US officials state that relations with Israel’s government are not in crisis, despite claims to the contrary. But they have questioned its commitment to peace for the first time.

For example, government officials said last week that Israel’s decision to hasten the construction of 1,060 housing units in east Jerusalem was not in accord with the government’s expressed aim of a two-state solution with Palestine.

These tensions started with a visit from Israeli Prime Minister Natanyahu to Washington at the beginning of October.  An hour after Obama hosted Natanyahu in the White House, the Press Secretary and State Department spokeswoman issued new criticism, which embarrassed Natanyahu’s staff.  Afterwards, Natanyahu went on about Jerusalem housing and his relationship with the Federal government on US broadcast channels, instead of discussing Iran’s nuclear program as planned.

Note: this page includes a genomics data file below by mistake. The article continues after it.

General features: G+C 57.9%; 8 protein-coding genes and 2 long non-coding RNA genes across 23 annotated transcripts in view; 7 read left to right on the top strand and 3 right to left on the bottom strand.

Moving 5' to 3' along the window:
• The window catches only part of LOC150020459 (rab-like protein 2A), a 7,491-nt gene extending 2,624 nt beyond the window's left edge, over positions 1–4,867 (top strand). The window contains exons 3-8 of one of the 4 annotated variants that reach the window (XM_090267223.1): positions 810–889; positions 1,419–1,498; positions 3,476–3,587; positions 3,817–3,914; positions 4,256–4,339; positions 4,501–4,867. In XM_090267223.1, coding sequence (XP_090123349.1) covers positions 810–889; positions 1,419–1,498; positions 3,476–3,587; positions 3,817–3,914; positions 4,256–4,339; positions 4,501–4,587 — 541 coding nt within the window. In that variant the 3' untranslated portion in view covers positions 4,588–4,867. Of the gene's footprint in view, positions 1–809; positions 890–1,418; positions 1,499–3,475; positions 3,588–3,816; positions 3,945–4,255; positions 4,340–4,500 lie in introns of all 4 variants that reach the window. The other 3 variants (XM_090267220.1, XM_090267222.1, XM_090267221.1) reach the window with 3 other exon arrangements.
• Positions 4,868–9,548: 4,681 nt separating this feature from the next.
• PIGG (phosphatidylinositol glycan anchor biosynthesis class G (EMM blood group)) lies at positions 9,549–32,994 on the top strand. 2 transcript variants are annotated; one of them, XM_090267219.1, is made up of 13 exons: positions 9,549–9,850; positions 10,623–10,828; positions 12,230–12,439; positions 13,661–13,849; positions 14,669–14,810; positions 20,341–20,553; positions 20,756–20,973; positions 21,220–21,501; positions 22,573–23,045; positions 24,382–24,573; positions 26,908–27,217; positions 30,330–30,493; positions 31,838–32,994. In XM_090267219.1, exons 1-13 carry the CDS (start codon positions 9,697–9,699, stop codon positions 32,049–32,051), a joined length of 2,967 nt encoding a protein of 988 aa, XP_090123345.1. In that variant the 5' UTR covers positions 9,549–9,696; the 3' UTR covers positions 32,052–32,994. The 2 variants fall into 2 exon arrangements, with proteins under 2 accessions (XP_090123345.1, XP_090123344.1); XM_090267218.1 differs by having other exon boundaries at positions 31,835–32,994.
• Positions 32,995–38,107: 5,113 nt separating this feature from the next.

Three weeks later, Natanyahu’s defense minister, Moshe Ya’alon, arrived in Washington to little fanfare, and was publicly rebuffed by the White House and State Department when they refused his request for meetings with senior officials.

But they have seen consequences for their cold shoulder; it was only after his October 1 visit and the snub of his defense minister that Netanyahu decided to continue with the new housing units.

Despite this bump in the road, Obama and Netanyahu are not expected to end their six-year relationship.